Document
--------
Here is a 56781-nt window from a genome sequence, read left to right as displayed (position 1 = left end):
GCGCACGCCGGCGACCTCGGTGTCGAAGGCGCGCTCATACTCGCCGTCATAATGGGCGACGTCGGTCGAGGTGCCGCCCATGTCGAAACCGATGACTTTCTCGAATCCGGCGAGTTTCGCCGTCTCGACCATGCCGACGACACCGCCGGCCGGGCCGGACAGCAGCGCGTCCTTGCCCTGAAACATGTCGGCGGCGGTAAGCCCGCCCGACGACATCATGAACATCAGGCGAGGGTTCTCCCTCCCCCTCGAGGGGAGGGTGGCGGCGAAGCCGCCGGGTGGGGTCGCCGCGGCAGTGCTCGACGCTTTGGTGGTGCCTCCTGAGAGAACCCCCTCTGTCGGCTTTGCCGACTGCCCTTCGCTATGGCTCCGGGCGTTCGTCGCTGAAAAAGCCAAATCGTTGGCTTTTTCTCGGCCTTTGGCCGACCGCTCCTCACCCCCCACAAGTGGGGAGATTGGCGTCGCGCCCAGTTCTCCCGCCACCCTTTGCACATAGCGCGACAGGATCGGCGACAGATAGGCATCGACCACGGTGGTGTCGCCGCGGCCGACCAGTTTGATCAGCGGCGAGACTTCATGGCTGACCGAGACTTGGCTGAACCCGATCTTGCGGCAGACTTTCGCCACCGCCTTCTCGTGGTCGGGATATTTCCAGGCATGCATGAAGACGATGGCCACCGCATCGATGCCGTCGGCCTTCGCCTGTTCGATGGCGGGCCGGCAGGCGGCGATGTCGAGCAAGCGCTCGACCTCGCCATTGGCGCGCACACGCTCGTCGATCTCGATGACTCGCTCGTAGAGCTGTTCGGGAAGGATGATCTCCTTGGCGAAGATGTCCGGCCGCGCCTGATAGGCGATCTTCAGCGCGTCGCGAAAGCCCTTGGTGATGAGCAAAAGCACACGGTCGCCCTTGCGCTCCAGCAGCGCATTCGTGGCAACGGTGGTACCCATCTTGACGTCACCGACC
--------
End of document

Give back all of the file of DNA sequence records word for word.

Here is a 56781-nt window from a genome sequence, read left to right as displayed (position 1 = left end):
GCGCACGCCGGCGACCTCGGTGTCGAAGGCGCGCTCATACTCGCCGTCATAATGGGCGACGTCGGTCGAGGTGCCGCCCATGTCGAAACCGATGACTTTCTCGAATCCGGCGAGTTTCGCCGTCTCGACCATGCCGACGACACCGCCGGCCGGGCCGGACAGCAGCGCGTCCTTGCCCTGAAACATGTCGGCGGCGGTAAGCCCGCCCGACGACATCATGAACATCAGGCGAGGGTTCTCCCTCCCCCTCGAGGGGAGGGTGGCGGCGAAGCCGCCGGGTGGGGTCGCCGCGGCAGTGCTCGACGCTTTGGTGGTGCCTCCTGAGAGAACCCCCTCTGTCGGCTTTGCCGACTGCCCTTCGCTATGGCTCCGGGCGTTCGTCGCTGAAAAAGCCAAATCGTTGGCTTTTTCTCGGCCTTTGGCCGACCGCTCCTCACCCCCCACAAGTGGGGAGATTGGCGTCGCGCCCAGTTCTCCCGCCACCCTTTGCACATAGCGCGACAGGATCGGCGACAGATAGGCATCGACCACGGTGGTGTCGCCGCGGCCGACCAGTTTGATCAGCGGCGAGACTTCATGGCTGACCGAGACTTGGCTGAACCCGATCTTGCGGCAGACTTTCGCCACCGCCTTCTCGTGGTCGGGATATTTCCAGGCATGCATGAAGACGATGGCCACCGCATCGATGCCGTCGGCCTTCGCCTGTTCGATGGCGGGCCGGCAGGCGGCGATGTCGAGCAAGCGCTCGACCTCGCCATTGGCGCGCACACGCTCGTCGATCTCGATGACTCGCTCGTAGAGCTGTTCGGGAAGGATGATCTCCTTGGCGAAGATGTCCGGCCGCGCCTGATAGGCGATCTTCAGCGCGTCGCGAAAGCCCTTGGTGATGAGCAAAAGCACACGGTCGCCCTTGCGCTCCAGCAGCGCATTCGTGGCAACGGTGGTACCCATCTTGACGTCACCGACC